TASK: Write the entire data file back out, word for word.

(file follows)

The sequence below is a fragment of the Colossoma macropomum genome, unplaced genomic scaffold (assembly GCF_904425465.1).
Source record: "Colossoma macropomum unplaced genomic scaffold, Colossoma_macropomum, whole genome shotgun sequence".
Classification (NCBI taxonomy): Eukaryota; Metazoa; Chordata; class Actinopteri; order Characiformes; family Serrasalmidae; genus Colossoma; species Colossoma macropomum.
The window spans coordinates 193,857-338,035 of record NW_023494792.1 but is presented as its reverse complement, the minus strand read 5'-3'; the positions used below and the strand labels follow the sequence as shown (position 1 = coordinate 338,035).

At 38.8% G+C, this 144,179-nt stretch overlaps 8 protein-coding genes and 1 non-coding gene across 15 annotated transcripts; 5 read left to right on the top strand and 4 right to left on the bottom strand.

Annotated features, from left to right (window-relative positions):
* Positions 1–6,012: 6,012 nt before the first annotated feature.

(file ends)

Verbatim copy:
The sequence below is a fragment of the Colossoma macropomum genome, unplaced genomic scaffold (assembly GCF_904425465.1).
Source record: "Colossoma macropomum unplaced genomic scaffold, Colossoma_macropomum, whole genome shotgun sequence".
Classification (NCBI taxonomy): Eukaryota; Metazoa; Chordata; class Actinopteri; order Characiformes; family Serrasalmidae; genus Colossoma; species Colossoma macropomum.
The window spans coordinates 193,857-338,035 of record NW_023494792.1 but is presented as its reverse complement, the minus strand read 5'-3'; the positions used below and the strand labels follow the sequence as shown (position 1 = coordinate 338,035).

At 38.8% G+C, this 144,179-nt stretch overlaps 8 protein-coding genes and 1 non-coding gene across 15 annotated transcripts; 5 read left to right on the top strand and 4 right to left on the bottom strand.

Annotated features, from left to right (window-relative positions):
* Positions 1–6,012: 6,012 nt before the first annotated feature.